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November 10, 2022 | Recognizing the 'Resource' as an Active Partner: Report on the Planetary Colloquium Perspectives on the Rights of ›Nature‹ 

In the face of the ongoing loss of biodiversity on the planet, more and more voices are calling for an entrenchment of solid rights of 'nature' within Western legal systems. In our planetary colloquium, questions about whether, how, and why the planet's myriad animal, plant, microbial, and other inhabitants can shape human politics were debated on.

In his opening keynote "What rights does nature need?" sociologist Frank Adloff (University of Hamburg) traced the development of different conceptions of rights for animals, plants, and ecosystems. It quickly became clear that Western debates on sustainability, environmental protection, or animal welfare are still far from acknowledging the intrinsic value of non-human life forms.  Adloff therefore proposes a "methodological animism": Based on the basic principle of many indigenous cultures, according to which all planetary components are understood as animate and animate, living beings such as worms, mushrooms, or rivers could be programmatically conceived as quasi-subjects. He thus combines indigenous cosmology with a Western understanding of law so that non-human life forms can be grouped together as collective legal subjects. In response to Adloff, sociologist Doris Schweizer (Goethe University Frankfurt) raised concerns about the transferability of human conceptions of law to non-human 'legal persons'. Although she acknowledges the political potential behind the idea, legal systems can only relativize their anthropocentric orientation, never overcome it. Ecosystem researcher Emily Alice Poppenborg (JLU Giessen) followed by raising further doubts: Nowadays, human societies are so closely entangled in the functioning of ecosystems that the term 'nature' is not used at all in Poppenborg's research; moreover, it underpins misguided notions of a nature-culture divide. Nevertheless, lawyer Franziska Johanna Albrecht (Green Legal Impact, Berlin) was able to show that rights of 'nature' - however imperfect they may be - can serve as effective tools in terms of representing non-human interests.

As recently as October 3, 2022, the Spanish lagoon "Mar Menor" was declared the first natural legal entity in Europe. Whether this status will actually help the immensely threatened ecosystem out of its crisis remains to be seen and is already questioned by experts (cf. Soro Mateo and Álvarez 2022). In attempts to further refine the concept of nature as a legal entity so that it can be implemented effectively, indigenous models undoubtedly represent pioneers for orientation. Within these attempts, rights of 'nature' can and should by no means be understood as a cure-all against anthropocentrism, but must always be scrutinized as to their motivations. However, as instruments to be continuously further elaborated, they can contribute to the relativization of anthropocentric thinking - and thus perhaps counteract the extinction of species.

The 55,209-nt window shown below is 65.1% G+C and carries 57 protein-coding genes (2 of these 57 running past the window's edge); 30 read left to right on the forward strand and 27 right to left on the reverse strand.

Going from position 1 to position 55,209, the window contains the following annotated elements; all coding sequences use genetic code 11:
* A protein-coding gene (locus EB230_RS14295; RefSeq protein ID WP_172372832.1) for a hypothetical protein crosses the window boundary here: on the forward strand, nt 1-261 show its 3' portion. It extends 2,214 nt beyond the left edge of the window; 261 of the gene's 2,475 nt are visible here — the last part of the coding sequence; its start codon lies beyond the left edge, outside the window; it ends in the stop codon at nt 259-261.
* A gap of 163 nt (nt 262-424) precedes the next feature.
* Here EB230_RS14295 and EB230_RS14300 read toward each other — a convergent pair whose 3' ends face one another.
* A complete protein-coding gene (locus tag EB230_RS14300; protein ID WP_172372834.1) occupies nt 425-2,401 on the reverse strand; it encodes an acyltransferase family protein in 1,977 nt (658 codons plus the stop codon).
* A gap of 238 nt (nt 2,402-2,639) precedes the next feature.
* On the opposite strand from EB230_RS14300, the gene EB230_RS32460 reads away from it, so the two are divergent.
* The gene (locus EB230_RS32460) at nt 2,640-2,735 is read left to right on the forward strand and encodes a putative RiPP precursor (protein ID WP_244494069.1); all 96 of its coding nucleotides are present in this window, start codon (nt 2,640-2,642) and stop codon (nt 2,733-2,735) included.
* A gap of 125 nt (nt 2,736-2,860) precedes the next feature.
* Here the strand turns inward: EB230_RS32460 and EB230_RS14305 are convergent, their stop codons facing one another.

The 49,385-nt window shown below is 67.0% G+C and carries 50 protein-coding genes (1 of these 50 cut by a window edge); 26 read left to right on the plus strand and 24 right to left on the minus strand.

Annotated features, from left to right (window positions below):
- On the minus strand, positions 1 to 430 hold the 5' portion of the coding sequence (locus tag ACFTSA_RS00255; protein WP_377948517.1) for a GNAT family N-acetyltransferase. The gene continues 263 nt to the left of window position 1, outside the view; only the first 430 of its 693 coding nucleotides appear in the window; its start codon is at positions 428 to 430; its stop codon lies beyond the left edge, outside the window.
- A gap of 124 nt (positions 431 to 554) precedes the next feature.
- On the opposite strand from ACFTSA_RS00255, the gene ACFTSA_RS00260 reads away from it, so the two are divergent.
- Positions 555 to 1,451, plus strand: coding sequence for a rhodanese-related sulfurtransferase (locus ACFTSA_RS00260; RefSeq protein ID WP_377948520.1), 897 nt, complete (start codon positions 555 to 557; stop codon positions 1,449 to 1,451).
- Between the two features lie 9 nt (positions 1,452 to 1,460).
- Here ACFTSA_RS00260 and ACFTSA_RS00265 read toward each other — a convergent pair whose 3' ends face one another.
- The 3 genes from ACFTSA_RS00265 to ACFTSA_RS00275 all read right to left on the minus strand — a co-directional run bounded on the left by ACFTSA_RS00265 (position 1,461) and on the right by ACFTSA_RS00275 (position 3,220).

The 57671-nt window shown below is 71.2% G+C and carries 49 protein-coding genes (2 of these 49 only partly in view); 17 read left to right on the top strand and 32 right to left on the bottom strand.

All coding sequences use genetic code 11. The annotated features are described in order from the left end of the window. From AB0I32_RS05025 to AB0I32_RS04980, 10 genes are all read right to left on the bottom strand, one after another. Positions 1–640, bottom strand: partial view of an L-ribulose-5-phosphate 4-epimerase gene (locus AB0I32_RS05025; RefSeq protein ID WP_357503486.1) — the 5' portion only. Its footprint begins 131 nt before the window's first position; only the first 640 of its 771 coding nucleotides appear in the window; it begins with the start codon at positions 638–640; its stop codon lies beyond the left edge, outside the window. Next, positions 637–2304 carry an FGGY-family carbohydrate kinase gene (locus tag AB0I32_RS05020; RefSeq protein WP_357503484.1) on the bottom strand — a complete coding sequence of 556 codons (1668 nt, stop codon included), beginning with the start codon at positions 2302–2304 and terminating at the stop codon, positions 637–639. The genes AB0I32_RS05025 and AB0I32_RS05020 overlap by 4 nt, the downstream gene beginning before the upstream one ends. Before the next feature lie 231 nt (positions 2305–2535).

A recording of the hybrid event will be available for streaming on our Youtube Channel shortly.

Poster: Perspectives on the Rights of Nature


June 4, 2021 - Planetary Colloqium "Planetary Perspectives"


Planetary colloquium on June 4, 2021 © Frederic Hanusch
The Panel on Planetary Thinking from the JLU Giessen, in cooperation with the Planetary Thinking Working Group (Goethe University Frankfurt, Senckenberg, ISOE) and the Forschungskolleg Humanwissenschaften, organized the planetary colloquium “Planetary Perspectives”. In a pleasant digital atmosphere, around 30 participants from different academic backgrounds exchanged thoughts and ideas on the challenges facing our planet and the urgent need of inter- and transdisciplinary approaches in order to tackle them. Our key note speaker, David Christian from the Macquarie University in Sydney, opened the floor with an inspiring talk about Big History, a multi-disciplinary approach that examines earth’s and humanity’s past, and by learning from it, it explains present and contributes to imagining sustainable futures. The discussion was followed by two sessions of short impulse talks from our colleagues from JLU Giessen and the Goethe University Frankfurt. The first session provided an input on the planetary perspectives from the social sciences and humanities, provoking a discussion on the ways in which we can learn from past societies, have to extent sociological thought to the earth’s core as well as to outer space, the need to change human behavior and the way we think economics by valuing more the future benefits compared to benefits in the present, and how poetry and human artistic expression can relate us with the planet. The second session offered planetary visions from natural sciences, with nevertheless creative contributions that cross the boundaries of separate disciplines. From conversations on the inherent rights of nature in the context of biodiversity, what kind of agricultural practices are needed for sustainable future, to envisioning the planetary by focusing on subatomic elementary particles, were some of the thought-provoking dicussions our participants were keen to delve into. The participants agreed to deepen their inspirational discussions in future planetary colloquia to open up a new collaborative research endeavor of both, JLU and Goethe University Frankfurt.